1Wilde, Lady Jane Francesca, and W. R. Wilde. Ancient Legends, Mystic Charms & Superstitions of Ireland: with Sketches of the Irish past. London: Chatto & Windus, 1902. 142.
Lady Wilde made use of her husband's field notes as the source of her renditions of Irish folklore. But, as Maire McNeill put it, "She used them more romantically than critically." (MacNeill, Maire. The Festival of Lughnasa. London: Oxford University Press, 1962. 34.)

2"Our Lady of Carns." History Around You. Web. 18 June 2013. <http://resources.teachnet.ie/vmcmahon/history/carnsApp.htm>.

3"25th Anniversary of Sligo Apparition." 25th Anniversary of Sligo Apparition. Web. 18 June 2013. <http://www.cinews.ie/article.php?artid=7624>.
Remembering the event 25 years later, Mary McGuinness continued ""I think at that age, you would not expect to see what we saw but we are totally convinced about what we saw ad there is no doubt in our minds."  She said that the majority of people who have heard their story believes them and "if there are some who don't believe is that is their choice."

4"Thousands Flocked to West Sligo Site." The Sligo Champion. 31 Aug. 2005. Web. 18 June 2013. <http://www.independent.ie/regionals/sligochampion/news/thousands-flocked-to-west-sligo-site-27523139.html>.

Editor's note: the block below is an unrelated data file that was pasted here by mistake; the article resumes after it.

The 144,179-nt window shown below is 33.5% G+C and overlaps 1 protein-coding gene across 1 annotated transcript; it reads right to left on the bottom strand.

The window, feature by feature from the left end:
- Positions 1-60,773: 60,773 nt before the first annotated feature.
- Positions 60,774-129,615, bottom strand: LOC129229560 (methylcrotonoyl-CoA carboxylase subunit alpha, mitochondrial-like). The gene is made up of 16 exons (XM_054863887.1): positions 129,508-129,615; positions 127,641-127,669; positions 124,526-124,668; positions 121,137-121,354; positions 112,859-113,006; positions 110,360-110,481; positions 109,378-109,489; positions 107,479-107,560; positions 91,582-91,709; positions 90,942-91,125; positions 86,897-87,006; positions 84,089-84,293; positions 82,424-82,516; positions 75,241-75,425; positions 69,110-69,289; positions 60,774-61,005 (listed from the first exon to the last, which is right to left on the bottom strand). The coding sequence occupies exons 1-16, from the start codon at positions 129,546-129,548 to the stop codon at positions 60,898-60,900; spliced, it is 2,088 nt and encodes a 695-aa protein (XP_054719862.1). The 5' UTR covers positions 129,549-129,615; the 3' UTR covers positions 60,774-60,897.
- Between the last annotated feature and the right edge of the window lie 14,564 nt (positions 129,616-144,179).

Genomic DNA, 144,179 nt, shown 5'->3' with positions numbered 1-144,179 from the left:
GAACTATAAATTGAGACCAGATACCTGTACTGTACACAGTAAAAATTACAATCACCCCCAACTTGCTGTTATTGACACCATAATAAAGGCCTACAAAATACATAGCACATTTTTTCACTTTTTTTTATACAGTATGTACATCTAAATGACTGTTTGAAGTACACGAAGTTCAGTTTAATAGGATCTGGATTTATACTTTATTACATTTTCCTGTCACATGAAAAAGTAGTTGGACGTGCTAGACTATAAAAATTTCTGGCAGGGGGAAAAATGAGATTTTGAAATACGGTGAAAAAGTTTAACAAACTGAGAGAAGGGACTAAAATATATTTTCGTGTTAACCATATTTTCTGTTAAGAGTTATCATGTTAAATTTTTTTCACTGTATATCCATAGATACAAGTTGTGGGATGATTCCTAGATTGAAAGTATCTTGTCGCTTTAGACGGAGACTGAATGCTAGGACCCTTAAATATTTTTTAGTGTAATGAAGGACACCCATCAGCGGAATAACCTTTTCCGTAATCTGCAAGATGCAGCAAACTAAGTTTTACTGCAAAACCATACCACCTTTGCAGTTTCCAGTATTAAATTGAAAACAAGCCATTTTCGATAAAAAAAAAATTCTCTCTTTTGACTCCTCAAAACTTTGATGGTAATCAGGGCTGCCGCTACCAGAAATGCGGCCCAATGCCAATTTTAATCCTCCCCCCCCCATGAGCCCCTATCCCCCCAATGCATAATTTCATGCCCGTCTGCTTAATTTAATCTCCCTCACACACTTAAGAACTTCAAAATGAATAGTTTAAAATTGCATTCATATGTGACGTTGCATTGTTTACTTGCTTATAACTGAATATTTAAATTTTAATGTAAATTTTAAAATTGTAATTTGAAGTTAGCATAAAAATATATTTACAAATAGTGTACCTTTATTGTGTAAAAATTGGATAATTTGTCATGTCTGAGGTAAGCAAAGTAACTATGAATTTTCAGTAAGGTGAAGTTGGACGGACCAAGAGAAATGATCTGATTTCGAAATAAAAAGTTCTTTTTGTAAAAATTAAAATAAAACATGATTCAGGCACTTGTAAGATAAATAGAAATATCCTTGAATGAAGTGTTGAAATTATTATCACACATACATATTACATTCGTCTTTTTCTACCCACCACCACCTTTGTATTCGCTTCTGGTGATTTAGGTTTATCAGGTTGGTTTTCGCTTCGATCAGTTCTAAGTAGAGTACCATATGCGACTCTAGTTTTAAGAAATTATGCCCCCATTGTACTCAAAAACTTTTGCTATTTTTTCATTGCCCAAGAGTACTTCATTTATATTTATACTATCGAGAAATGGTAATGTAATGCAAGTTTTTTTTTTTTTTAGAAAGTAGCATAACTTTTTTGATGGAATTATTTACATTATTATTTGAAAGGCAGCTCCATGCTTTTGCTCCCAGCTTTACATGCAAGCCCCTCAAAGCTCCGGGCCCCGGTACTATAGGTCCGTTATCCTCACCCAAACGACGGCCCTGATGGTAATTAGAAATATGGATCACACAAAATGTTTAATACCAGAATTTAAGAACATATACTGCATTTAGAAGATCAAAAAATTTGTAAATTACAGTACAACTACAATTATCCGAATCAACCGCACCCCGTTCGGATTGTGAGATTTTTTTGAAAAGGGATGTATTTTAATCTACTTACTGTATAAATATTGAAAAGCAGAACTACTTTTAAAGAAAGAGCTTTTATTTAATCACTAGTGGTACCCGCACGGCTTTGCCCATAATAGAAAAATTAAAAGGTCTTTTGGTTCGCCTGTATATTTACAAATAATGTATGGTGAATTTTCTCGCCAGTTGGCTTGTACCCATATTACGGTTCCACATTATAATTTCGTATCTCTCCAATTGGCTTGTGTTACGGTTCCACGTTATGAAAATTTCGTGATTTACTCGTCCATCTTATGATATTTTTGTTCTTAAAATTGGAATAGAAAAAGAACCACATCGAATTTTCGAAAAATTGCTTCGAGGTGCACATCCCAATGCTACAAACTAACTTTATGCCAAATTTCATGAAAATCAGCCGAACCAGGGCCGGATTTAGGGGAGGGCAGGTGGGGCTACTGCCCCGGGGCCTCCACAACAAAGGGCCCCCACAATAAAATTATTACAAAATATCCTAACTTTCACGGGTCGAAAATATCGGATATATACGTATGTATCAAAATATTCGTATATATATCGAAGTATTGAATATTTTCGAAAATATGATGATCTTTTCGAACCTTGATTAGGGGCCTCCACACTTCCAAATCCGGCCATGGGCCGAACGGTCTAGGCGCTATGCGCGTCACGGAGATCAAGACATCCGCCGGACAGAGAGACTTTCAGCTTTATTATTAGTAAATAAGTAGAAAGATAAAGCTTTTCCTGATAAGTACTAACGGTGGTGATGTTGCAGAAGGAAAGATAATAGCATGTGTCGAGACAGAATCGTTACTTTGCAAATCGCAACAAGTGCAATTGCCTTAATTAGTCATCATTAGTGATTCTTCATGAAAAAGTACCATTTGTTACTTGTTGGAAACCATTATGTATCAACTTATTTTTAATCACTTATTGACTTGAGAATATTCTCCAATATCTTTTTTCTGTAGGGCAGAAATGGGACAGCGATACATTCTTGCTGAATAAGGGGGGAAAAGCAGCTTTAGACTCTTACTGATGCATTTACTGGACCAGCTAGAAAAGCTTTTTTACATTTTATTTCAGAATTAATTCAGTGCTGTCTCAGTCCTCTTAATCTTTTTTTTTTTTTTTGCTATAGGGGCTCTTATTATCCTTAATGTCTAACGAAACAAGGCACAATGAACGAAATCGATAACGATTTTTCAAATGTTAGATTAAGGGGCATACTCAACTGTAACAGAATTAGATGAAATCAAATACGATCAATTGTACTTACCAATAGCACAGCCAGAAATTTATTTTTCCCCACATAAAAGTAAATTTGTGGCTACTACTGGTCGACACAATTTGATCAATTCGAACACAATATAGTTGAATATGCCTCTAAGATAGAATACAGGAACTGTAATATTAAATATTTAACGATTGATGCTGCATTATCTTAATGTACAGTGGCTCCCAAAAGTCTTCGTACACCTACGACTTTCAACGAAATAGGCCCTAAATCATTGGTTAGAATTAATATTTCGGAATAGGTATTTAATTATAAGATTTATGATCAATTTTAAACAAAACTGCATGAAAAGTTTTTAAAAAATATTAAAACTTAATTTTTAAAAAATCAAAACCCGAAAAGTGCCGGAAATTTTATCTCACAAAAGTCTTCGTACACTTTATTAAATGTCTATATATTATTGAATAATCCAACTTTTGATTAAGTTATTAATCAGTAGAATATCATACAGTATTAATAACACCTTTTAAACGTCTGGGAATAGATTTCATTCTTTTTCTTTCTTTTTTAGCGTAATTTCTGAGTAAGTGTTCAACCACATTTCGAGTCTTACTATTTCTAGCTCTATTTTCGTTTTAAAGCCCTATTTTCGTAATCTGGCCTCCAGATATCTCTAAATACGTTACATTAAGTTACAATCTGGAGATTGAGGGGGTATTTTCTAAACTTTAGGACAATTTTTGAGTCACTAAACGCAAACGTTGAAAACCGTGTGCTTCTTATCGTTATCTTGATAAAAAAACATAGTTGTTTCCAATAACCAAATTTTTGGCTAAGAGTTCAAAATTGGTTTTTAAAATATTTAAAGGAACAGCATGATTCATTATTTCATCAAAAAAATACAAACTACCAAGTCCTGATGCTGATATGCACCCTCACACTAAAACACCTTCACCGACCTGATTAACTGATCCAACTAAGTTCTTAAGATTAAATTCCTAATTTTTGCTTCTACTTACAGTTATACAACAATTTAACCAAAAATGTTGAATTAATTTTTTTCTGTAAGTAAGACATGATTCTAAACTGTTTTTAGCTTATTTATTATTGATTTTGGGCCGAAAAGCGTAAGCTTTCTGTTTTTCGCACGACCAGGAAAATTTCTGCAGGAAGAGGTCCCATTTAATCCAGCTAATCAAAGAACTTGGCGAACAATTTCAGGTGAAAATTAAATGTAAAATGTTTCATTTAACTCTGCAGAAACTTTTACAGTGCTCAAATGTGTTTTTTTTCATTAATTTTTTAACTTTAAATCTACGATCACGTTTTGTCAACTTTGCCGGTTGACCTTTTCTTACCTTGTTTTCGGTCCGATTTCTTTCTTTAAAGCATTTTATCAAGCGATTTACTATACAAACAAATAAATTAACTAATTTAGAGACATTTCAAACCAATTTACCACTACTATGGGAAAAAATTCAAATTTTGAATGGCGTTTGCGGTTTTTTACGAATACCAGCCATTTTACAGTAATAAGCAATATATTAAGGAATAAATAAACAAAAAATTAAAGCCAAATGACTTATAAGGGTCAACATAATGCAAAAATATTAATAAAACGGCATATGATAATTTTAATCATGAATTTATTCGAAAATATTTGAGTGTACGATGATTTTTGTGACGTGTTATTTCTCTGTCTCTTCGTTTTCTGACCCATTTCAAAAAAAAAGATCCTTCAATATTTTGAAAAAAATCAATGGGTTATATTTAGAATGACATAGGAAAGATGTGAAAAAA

5"Our Lady of Carns"
The text was taken from the booklet "Faith and Hope" which is available at the Carns shrine.

6"Our Lady of Carns."

7"It's 26 Years since Carns Apparition." The Sligo Champion. 11 Aug. 2011. Web. 18 June 2013. <http://www.independent.ie/regionals/sligochampion/news/its-26-years-since-carns-apparition-27583659.html>.

8Clark, Sheila, Tony Hallinan, and Sheila Howley. "Tullylin Fairy Fort." Personal interview. 16 June 1999.

9Gregory, Augusta, and W. B. Yeats. Visions and Beliefs in the West of Ireland. Vol. 1. New York and London: G.P. Putnam's Sons, 1920. iii.

10Grinsell, L.V. "Some Aspects of the Folklore of Prehistoric Monuments." Folk-lore 48 (1937): 248.
The author states that "...monuments erected during the Neolithic and Bronze Ages bespeak a very strong cult of the dead, so strong that it has even been said that the prehistoric races spent the best part of their lives erecting tombs for their dead, and it is almost only these tombs that have survived to the present day. It seems most likely that the cult in question was one of ancestor-worship."

11Evans-Wentz, W. Y. The Fairy-faith in Celtic Countries. London: H. Frowde, 1911.
Likely borrowing its name from the Evans-Wentz book, a modern neo-pagan tradition called "Faerie Faith" evolved in Atlanta in 1979 from the earlier work of Mark Roberts and Morgan McFarland in Texas. The Faerie Faith made use of poet Robert Graves's idiosyncratic interpretation of the ogham alphabet to create a calendar. More here.

12Scott, Sir Walter. "Songs of the White Lady of Avenel" (1820). The Poetical Works of Sir Walter Scott. London and New York: F. Warne &, 1882. 503.
This poem may be read in its entirety here.